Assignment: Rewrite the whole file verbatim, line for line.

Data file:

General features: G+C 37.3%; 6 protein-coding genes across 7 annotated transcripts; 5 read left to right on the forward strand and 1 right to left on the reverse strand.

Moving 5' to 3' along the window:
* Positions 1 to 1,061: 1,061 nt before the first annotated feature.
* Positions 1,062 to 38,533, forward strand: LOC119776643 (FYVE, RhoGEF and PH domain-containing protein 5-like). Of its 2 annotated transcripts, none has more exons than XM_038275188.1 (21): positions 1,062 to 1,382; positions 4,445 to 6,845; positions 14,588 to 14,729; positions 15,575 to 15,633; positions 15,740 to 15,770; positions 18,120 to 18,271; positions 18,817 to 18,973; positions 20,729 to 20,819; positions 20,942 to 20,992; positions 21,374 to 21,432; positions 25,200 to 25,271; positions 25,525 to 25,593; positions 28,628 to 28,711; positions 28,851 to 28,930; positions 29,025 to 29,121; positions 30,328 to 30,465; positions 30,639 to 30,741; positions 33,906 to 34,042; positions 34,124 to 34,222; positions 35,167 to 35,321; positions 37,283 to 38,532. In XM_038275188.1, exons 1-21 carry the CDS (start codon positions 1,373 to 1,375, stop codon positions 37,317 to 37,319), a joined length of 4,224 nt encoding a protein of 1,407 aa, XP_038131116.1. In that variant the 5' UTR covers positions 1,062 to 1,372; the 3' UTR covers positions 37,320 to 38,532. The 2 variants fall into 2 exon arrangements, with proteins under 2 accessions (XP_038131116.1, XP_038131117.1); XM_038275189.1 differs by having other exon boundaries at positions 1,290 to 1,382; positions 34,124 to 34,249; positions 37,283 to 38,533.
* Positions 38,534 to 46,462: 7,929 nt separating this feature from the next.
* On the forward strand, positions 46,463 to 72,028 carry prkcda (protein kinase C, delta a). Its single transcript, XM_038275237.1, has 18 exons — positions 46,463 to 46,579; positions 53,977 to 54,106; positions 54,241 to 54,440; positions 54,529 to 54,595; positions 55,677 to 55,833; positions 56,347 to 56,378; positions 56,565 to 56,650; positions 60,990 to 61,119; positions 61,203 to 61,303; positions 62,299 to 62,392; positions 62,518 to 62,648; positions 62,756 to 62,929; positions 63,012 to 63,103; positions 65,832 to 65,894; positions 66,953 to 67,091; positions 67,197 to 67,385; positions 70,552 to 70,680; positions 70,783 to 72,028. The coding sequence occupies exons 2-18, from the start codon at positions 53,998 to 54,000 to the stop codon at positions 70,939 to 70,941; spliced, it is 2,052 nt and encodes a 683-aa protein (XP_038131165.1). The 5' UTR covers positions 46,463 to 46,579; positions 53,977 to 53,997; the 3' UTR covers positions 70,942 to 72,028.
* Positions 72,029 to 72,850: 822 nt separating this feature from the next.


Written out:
General features: G+C 37.3%; 6 protein-coding genes across 7 annotated transcripts; 5 read left to right on the forward strand and 1 right to left on the reverse strand.

Moving 5' to 3' along the window:
* Positions 1 to 1,061: 1,061 nt before the first annotated feature.
* Positions 1,062 to 38,533, forward strand: LOC119776643 (FYVE, RhoGEF and PH domain-containing protein 5-like). Of its 2 annotated transcripts, none has more exons than XM_038275188.1 (21): positions 1,062 to 1,382; positions 4,445 to 6,845; positions 14,588 to 14,729; positions 15,575 to 15,633; positions 15,740 to 15,770; positions 18,120 to 18,271; positions 18,817 to 18,973; positions 20,729 to 20,819; positions 20,942 to 20,992; positions 21,374 to 21,432; positions 25,200 to 25,271; positions 25,525 to 25,593; positions 28,628 to 28,711; positions 28,851 to 28,930; positions 29,025 to 29,121; positions 30,328 to 30,465; positions 30,639 to 30,741; positions 33,906 to 34,042; positions 34,124 to 34,222; positions 35,167 to 35,321; positions 37,283 to 38,532. In XM_038275188.1, exons 1-21 carry the CDS (start codon positions 1,373 to 1,375, stop codon positions 37,317 to 37,319), a joined length of 4,224 nt encoding a protein of 1,407 aa, XP_038131116.1. In that variant the 5' UTR covers positions 1,062 to 1,372; the 3' UTR covers positions 37,320 to 38,532. The 2 variants fall into 2 exon arrangements, with proteins under 2 accessions (XP_038131116.1, XP_038131117.1); XM_038275189.1 differs by having other exon boundaries at positions 1,290 to 1,382; positions 34,124 to 34,249; positions 37,283 to 38,533.
* Positions 38,534 to 46,462: 7,929 nt separating this feature from the next.
* On the forward strand, positions 46,463 to 72,028 carry prkcda (protein kinase C, delta a). Its single transcript, XM_038275237.1, has 18 exons — positions 46,463 to 46,579; positions 53,977 to 54,106; positions 54,241 to 54,440; positions 54,529 to 54,595; positions 55,677 to 55,833; positions 56,347 to 56,378; positions 56,565 to 56,650; positions 60,990 to 61,119; positions 61,203 to 61,303; positions 62,299 to 62,392; positions 62,518 to 62,648; positions 62,756 to 62,929; positions 63,012 to 63,103; positions 65,832 to 65,894; positions 66,953 to 67,091; positions 67,197 to 67,385; positions 70,552 to 70,680; positions 70,783 to 72,028. The coding sequence occupies exons 2-18, from the start codon at positions 53,998 to 54,000 to the stop codon at positions 70,939 to 70,941; spliced, it is 2,052 nt and encodes a 683-aa protein (XP_038131165.1). The 5' UTR covers positions 46,463 to 46,579; positions 53,977 to 53,997; the 3' UTR covers positions 70,942 to 72,028.
* Positions 72,029 to 72,850: 822 nt separating this feature from the next.